Comments

  1. […] 1-3 in the Fatal Series by Marie Force (Available 2/11)  (I reviewed the first book in the series Fatal Affair last year and didn’t like it very much–I DNF’ed […]

    ReplyDelete

Post a Comment

Popular posts from this blog

Happy Bookaversary! A Review of "Edge of Darkness" by Karen Rose

Title: Edge of Darkness
Author: Karen Rose
ISBN: 9780399583087
Publisher: Berkeley
Series: Cincinnati Series
Price: $5.98 (Paperback) $7.99 (e-book) $28.28(Audible)
Rating:⭐️⭐️⭐️⭐️


It seems like I've been reading Karen Rose novels my entire life.  I remember the day I came across Count to Ten in the Duane Reade on Queens Blvd.  I'd finished the paperback I brought with me to school that day while sitting in the Dining Hall eating lunch and needed something for the long bus ride home.  I almost didn't buy it because it was $9.99 and I hadn't gotten my financial aid money yet, but the cover copy called to me.  Not even the 500+ page count could scare me away.

I recently learned that Edge of Darkness is Ms. Rose's 20th book and in a strange way, I feel like a proud mama watching her child cross the stage to get their diploma.  I'm just a big ball of happy nostalgia, thinking back to all of the other books I've read by her and hopeful about the ones to come, so befor…

Fifteen Years Later: Review of "His Sinful Touch" by Candace Camp

Title: His Sinful Touch
Author: Candace Camp
ISBN: 0373789963
Publisher: HQN
Series: Mad Morelands #5
Price: $5.98 (Paperback) $5.99 (e-book) $19.96(Audible)
Rating:⭐️⭐️⭐️1/2


Most readers remember their first, the first book of their particular genre that they read, whether they enjoyed the book or not.  I have two firsts--the first romance I ever read was a Harlequin Intrigue written by Amanda Stevens.  If you've read my blog before you probably already know this.  The first historical romance I read was Mesmerized by Candace Camp, which was also the first book in her Mad Morelands series.  

I was a senior in high school when this series began and I remember seeing the paperback version of Mesmerized on the shelf at the Target on Queens Blvd (yes, I spent a lot of time on Queens Blvd as a teenager), and was pulled in by the gorgeous cover.  Apparently, that book has had several covers over the last 15 years, but this is the one I remember:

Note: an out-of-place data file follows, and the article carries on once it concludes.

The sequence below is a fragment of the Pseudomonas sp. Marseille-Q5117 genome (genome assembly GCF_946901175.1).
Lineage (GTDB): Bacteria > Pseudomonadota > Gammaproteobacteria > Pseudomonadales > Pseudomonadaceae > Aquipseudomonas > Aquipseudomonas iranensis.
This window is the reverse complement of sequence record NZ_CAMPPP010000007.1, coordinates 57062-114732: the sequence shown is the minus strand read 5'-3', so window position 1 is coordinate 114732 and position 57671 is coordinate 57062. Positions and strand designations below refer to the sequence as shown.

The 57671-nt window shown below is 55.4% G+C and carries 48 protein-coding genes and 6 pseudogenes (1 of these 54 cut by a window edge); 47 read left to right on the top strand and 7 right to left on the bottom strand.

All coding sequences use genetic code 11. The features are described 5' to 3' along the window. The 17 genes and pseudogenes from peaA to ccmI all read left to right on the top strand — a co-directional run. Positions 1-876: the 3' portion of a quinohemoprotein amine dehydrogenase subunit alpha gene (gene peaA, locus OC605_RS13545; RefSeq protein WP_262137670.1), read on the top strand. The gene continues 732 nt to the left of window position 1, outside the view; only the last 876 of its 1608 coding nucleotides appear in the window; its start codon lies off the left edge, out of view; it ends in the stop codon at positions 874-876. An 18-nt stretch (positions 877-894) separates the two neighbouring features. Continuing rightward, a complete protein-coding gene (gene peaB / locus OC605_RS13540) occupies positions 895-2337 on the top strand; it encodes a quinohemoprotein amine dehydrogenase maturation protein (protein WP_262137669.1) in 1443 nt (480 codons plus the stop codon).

Isn't it pretty?  Of course from the cover I…

The Internet of Things: Review of "Hacking IT" by Kimberly Dean

Title: Hacking IT
Author: Kimberly Dean
ISBN: 9781386835561
Publisher: Self-published
Series: Hackers #1
Price: $3.99 (e-book) $9.99 (paperback)
Rating:⭐️⭐️⭐️⭐️ 1/2


Have you ever seen the description of a book and known immediately that it was going to be awesome and upon reading it were faced with the possibility that it might actually be better than you originally thought?  For me, that book was Hacking IT by Kimberly Dean.  A female white hat hacker using her skills to uncover a black hat hacker, who has stepped away from his computer and entered the real world?  Um, yes, please.

From the Publisher:
Independent software developer Kylie Grant is on top of her game in the world of IT. She has loyal clients, a good reputation, and a prestigious membership in technology giant Afire Industries’ small business accelerator. Things are going well until she stumbles across an innocuous issue with the lighting in the building where she rents space. When she digs into the problem, she discovers some…

Review of "Come Sundown" by Nora Roberts

Title: Come Sundown
Author: Nora Roberts
ISBN: 1250123070
Publisher: St. Martin's Press
Price: $14.99 (e-book) $16.49 (hardcover) $23.95 (Audible)
Rating:⭐️⭐️

I read my first Nora Roberts novel when I was a 16-year-old high school junior.  I remember seeing her books in all of the drug stores long before the fateful day on which I decided to actually buy one but had never thought anything of them.  From that day on, La Nora became the gold standard--the author all others had to live up to, the one to beat.  I remember sitting at my mom's kitchen table with one of her paperbacks and a sheet of paper, marking down which of her books were available at the libraries near me.  Her backlog was (and still is) immense and I was going to read them all.  While I still haven't read all of her books, I've read a good chunk of them, many of which have a place on my virtual keeper shelf, which is why I was so deeply disappointed in Come Sundown.

From the PublisherA novel of suspense, fam…

The Most Wonderful Time of the Year--Christmas in September

The day after Labor Day I woke up to an email from my contacts at St. Martin’s Press, inviting me to review six of their upcoming Christmas books, all of which have release dates in early October. For most people, this would probably be a problem — who wants to think about Christmas before Halloween — but for me, I’ve always had a soft spot for the man in the red suit. Even after I stopped believing in the Christ-Myth, I still loved that one holiday. To me, Christmas represents everything that Thanksgiving is supposed to be, but with better music and no obligatory turkey. Some of my favorite books have a Christmas theme and so I jumped at the chance to review those six books (well, five of them because the sixth has to do with cowboys and if there is one sub-genre I just cannot do is cowboys). I read the first two, With This Christmas Ring by Manda Collins and Deck the Halls by Donna Alward, fairly quickly, especially since they’re both novellas. Both are being released in a little o…